Change to labour-only subcontract did not preclude worker' status
03 October 2014
An interesting Tribunal decision reviewing some of the criteria to be adopted in determining employment status.
Our thanks to Emplaw for their report of the Employment Appeal Tribunal (EAT) decision in the case of Plastering Contractors Stanmore Ltd v Holden.
A worker, for the purposes of claiming holiday pay, is defined as someone working under a contract of employment or any other contract where he undertakes to do or perform personally any work for another party. In PCS Ltd v Holden, Mr Holden brought a claim for unlawful deduction from wages under s.23 ERA 1996 in relation to several years of work as a labour-only subcontractor, prior to which he had been employed by PCS as a general labourer. As a labour only subcontractor MrHolden was placed by PCS on its database of labour-only subcontractors. If the services of a skilled worker or labourer were required at a particular site, either the ContractsManager or a supervisor would contact him to provide him with work. He was paid either by price or by time but did not submit invoices – the supervisor would note the time worked and PCS arranged payment. PCS set the rates of pay and provided him with most of his equipment.
An Employment Tribunal (ET) concluded that Mr Holden was a worker having regard to section 230(3) Employment Rights Act 1996 and regulation 2(1) Working Time Regulations 1998. PCS appealed, claiming that there was no mutuality of obligation rendering him to be a worker.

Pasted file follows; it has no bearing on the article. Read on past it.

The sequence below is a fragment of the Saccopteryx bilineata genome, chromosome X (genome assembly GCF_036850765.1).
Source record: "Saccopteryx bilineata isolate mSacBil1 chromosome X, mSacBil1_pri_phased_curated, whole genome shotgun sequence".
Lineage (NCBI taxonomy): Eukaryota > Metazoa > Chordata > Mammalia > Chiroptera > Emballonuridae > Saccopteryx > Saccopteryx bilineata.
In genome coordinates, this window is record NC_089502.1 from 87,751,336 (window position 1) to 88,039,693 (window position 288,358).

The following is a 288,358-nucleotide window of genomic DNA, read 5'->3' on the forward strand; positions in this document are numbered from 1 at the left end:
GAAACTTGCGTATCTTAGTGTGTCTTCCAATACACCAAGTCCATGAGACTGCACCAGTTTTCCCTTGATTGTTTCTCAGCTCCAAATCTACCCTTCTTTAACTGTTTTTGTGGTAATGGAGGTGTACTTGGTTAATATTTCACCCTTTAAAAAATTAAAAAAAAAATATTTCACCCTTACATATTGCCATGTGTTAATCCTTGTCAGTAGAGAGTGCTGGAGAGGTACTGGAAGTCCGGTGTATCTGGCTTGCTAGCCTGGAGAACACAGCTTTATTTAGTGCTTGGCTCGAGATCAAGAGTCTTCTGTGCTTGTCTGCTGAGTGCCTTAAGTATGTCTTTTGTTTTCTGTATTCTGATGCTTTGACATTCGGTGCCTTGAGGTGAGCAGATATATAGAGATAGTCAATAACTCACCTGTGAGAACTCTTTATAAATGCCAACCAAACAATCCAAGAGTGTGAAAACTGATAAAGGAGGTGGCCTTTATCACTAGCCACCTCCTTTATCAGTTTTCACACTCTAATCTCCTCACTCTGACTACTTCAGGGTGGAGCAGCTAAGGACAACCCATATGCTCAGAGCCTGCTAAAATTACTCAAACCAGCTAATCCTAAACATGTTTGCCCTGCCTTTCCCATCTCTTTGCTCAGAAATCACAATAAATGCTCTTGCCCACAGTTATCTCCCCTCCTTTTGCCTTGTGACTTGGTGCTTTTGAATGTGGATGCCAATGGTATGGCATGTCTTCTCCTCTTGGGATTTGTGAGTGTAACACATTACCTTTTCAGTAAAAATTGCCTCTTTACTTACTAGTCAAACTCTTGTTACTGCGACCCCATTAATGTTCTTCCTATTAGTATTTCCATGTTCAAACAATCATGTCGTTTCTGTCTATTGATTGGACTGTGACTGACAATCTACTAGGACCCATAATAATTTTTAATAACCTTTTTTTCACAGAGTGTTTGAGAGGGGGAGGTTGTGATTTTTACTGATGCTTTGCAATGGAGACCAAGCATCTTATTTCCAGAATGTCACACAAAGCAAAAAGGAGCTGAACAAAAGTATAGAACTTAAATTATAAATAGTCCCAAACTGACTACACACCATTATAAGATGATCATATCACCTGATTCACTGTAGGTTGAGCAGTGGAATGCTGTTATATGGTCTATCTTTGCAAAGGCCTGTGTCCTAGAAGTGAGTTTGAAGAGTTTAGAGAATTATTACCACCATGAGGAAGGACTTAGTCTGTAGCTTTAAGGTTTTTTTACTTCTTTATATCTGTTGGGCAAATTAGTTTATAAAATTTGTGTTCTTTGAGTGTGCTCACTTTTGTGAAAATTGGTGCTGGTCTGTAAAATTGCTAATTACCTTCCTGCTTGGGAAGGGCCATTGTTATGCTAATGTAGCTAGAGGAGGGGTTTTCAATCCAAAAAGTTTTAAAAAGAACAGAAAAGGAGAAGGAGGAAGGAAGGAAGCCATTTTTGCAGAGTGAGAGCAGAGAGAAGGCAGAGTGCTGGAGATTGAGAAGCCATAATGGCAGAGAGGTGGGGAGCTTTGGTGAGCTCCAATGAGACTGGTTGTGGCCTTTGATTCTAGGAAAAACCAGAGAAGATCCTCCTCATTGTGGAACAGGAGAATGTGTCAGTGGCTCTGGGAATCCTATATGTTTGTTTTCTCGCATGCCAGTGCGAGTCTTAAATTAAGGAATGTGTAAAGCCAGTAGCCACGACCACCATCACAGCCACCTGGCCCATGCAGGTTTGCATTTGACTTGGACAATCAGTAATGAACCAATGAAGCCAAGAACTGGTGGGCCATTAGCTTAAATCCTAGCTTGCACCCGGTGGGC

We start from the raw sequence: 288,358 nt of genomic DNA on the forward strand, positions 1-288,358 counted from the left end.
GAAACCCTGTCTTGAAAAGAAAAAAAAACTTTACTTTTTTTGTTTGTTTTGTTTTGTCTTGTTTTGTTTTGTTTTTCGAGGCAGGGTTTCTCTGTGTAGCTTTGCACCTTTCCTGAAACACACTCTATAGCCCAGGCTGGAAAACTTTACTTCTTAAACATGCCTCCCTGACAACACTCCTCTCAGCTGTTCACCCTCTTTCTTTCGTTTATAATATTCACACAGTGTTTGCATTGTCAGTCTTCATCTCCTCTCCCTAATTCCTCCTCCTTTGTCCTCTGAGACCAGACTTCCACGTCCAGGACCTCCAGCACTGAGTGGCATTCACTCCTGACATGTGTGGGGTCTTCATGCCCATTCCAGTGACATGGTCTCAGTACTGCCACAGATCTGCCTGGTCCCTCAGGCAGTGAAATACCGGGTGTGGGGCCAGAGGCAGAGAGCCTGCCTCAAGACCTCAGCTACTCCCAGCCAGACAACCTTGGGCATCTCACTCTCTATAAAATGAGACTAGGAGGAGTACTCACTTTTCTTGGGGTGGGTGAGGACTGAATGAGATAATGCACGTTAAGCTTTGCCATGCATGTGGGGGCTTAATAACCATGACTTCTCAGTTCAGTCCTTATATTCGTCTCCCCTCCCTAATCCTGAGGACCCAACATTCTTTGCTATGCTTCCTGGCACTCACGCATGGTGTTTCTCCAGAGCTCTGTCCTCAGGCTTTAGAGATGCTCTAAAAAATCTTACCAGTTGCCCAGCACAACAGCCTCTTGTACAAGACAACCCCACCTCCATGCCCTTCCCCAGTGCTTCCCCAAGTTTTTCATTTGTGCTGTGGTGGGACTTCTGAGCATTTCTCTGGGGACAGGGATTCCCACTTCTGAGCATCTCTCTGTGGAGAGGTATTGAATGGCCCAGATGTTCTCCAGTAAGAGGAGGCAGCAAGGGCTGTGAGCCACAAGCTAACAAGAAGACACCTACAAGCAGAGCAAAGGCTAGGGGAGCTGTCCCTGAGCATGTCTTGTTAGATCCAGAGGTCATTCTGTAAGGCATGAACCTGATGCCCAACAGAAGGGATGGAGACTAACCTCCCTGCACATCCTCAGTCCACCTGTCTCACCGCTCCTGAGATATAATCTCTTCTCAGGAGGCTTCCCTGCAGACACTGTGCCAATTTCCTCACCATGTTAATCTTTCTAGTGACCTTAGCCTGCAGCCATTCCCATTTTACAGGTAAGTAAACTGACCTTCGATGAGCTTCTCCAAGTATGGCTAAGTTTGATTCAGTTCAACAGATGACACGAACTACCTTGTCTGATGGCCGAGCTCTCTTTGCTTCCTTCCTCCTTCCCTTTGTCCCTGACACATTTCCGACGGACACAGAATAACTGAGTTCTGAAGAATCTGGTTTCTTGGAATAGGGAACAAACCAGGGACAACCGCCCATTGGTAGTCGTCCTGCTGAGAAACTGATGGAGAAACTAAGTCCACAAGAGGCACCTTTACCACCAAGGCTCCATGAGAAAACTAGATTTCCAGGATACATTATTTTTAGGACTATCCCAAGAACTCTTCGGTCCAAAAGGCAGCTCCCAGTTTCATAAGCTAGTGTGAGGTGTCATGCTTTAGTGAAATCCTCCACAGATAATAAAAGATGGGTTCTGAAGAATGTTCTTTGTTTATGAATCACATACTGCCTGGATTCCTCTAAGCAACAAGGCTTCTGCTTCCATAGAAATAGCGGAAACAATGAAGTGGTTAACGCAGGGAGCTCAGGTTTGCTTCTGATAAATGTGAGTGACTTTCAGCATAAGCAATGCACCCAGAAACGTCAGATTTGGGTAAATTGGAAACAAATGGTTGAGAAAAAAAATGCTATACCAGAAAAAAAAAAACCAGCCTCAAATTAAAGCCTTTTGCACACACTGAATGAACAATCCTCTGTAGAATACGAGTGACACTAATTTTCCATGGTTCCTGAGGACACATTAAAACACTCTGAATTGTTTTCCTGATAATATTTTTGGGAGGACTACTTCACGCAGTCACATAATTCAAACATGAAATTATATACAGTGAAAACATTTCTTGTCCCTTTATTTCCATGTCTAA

Applying the guidelines set out in Byrne Brothers (Formwork Ltd) v Baird and others  IRLR 96 the EAT considered that the important thing was to establish whether there was a contract and once a contract is established to exist, there is no doubt mutual obligation. The focus was on the nature of those obligations rather than the existence of mutuality. Here, the EAT held that when MrHolden was working for PCS, he did so for each period or assignment pursuant to a contract to perform work personally. Since he was working for PCS for the vast majority of the time in question, he was under contract and the necessary mutuality existed in all those periods.
Further, with regard to the right of substitution a limited power of substitution was not inconsistent with the existence of an obligation to work personally.
Mr Holden brought an unlawful deduction from wages claim under ERA 1996 (rather than a Working Time Regulations claim) so that he could claim for series of deductions stretching back over several years. If he had brought a claim under the WTR 1998 he would have had to bring a claim within three months of the date on which the right to claim holiday pay should have been exercised.